The Curmudgeon


Wednesday, February 10, 2010

A Small Indiscretion

The Binyam Mohamed torture case has taken an unpredictable turn, at least for those privileged souls who have been in a coma since 1997. It transpires that the Government's counsel, Jonathan Sumption QC, who once implied that people who objected to the Government's complicity in torture were motivated more by political considerations than by concern for human rights, tried to suppress a paragraph in the appeal court's judgement on the grounds that it would cause a political upset. The original judgement stated that MI5 did not respect human rights, did not renounce the more genitally reformative levels of interrogative assertiveness, and operated a "culture of suppression" to such a degree that nothing it said could be considered reliable. Sumption, despite being a lawyer in the pay of New New Labour, abused the drafting process by deceiving the master of the rolls, Lord Neuberger, into believing that the Government's draft had been agreed by all parties.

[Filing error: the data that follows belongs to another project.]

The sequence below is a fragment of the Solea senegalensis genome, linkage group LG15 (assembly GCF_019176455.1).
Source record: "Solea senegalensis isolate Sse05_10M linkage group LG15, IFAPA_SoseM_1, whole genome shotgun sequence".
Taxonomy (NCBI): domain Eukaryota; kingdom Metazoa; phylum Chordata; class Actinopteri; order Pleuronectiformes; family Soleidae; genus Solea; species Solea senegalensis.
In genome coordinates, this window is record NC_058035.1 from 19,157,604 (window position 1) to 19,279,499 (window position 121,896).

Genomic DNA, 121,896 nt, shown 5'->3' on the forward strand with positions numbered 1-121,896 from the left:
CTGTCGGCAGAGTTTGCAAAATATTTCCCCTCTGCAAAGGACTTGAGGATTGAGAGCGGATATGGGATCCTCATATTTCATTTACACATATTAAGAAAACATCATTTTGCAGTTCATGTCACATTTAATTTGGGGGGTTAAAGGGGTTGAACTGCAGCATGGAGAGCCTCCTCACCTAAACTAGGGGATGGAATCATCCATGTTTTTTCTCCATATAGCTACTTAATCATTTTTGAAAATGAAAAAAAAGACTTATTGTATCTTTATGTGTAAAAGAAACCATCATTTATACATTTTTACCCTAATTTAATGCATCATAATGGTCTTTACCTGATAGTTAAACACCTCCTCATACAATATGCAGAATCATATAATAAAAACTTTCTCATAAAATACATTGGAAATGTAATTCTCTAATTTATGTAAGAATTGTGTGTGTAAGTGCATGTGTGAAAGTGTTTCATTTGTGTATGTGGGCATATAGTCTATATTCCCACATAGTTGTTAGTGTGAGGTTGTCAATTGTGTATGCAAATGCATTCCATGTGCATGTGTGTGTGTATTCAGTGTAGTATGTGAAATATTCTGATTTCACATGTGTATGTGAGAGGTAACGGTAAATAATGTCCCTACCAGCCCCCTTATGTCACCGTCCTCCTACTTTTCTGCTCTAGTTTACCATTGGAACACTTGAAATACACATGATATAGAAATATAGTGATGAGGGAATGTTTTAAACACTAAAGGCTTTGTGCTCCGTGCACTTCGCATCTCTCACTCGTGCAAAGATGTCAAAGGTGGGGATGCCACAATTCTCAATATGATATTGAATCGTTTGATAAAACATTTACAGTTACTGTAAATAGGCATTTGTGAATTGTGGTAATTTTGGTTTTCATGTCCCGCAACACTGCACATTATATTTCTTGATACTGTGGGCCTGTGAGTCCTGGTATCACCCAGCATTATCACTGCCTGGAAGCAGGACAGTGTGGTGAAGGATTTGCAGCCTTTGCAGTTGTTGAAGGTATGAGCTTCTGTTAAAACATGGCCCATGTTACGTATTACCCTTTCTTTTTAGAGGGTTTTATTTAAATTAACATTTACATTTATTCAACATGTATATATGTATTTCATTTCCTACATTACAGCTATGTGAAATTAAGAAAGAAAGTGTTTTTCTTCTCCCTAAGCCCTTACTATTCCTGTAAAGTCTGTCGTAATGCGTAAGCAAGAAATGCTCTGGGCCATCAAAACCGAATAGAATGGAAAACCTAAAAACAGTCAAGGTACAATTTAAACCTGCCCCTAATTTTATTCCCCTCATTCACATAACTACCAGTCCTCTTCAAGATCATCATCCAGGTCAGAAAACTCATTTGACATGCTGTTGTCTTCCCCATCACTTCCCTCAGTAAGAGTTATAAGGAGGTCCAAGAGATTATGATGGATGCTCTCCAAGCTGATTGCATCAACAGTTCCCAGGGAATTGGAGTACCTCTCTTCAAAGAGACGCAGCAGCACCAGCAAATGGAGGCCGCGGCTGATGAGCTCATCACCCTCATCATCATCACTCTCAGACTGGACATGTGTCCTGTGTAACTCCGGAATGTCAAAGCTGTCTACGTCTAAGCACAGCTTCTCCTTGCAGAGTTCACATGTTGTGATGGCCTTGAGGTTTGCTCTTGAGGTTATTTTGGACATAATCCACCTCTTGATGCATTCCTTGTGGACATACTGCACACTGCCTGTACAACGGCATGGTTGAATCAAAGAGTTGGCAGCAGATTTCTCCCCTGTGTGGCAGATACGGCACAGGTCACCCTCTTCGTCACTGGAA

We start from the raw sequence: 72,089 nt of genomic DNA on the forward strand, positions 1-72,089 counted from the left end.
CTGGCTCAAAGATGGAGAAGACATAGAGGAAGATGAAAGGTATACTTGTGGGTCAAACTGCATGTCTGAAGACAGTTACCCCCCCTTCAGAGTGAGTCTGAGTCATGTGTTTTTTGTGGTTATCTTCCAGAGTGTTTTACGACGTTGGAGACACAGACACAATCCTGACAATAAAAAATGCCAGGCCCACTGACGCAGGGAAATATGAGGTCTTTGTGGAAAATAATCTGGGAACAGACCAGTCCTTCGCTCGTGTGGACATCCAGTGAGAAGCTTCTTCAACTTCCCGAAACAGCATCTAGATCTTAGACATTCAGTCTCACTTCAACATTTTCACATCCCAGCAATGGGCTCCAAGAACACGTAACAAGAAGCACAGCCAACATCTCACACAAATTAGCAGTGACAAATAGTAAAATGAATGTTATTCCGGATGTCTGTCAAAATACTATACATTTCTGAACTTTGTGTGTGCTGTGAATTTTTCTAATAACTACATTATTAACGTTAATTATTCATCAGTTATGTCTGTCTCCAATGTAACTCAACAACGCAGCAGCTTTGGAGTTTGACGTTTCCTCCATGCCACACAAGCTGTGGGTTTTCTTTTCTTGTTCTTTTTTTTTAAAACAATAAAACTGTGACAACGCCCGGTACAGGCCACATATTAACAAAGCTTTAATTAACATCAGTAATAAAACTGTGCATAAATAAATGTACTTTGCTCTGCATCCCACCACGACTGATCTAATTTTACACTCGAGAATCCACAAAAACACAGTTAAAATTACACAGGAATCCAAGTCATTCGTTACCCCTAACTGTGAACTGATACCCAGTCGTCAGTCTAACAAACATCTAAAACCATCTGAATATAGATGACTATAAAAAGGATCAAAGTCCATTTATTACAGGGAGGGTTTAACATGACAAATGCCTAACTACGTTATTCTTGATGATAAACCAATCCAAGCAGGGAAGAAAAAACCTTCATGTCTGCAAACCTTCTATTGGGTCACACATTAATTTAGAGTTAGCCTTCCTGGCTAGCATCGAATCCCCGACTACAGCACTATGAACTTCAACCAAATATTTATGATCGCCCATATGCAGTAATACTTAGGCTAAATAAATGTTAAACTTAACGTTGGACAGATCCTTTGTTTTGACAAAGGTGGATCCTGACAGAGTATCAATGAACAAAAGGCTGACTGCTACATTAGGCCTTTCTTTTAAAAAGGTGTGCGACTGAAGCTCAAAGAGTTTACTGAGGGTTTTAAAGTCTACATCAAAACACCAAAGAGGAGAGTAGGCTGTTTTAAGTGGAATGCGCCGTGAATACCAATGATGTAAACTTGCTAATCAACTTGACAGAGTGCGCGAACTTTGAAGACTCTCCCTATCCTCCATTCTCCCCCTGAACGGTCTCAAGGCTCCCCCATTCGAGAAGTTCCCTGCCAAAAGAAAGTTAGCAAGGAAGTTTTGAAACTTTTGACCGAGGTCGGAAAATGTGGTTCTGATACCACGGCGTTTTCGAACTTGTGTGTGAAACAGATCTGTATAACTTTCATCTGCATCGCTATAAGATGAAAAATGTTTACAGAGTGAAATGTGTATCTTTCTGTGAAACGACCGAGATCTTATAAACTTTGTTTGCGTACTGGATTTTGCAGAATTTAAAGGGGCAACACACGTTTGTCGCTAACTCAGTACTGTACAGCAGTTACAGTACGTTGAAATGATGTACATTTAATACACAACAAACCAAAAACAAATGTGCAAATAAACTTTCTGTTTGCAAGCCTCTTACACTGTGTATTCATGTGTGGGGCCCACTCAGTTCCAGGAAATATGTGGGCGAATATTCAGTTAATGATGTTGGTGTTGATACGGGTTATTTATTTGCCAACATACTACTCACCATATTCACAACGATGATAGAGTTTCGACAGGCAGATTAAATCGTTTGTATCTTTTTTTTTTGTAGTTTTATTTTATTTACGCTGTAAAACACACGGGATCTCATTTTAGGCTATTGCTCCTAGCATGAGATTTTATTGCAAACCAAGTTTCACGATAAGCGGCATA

So it appears that we now have the explanation both for the Upper Miliband's initial hearty welcome of the court of appeal's verdict and for the Upper Miliband's posturing yesterday as a bigger and better death-bed democrat than the man he hopes will shortly be his respected and admired predecessor as Leader of the Opposition. The second was a bit of preliminary spadework to bury some bad news; the first was a squeak of joy at the smooth and merciful workings of the British legal system. Unfortunately, that was before the master of the rolls committed the indiscretion of letting slip what Sumption had been up to. Lawyers can be an awkward lot, especially when they start worrying about staying within the law.


Post a Comment

Subscribe to Post Comments [Atom]

<< Home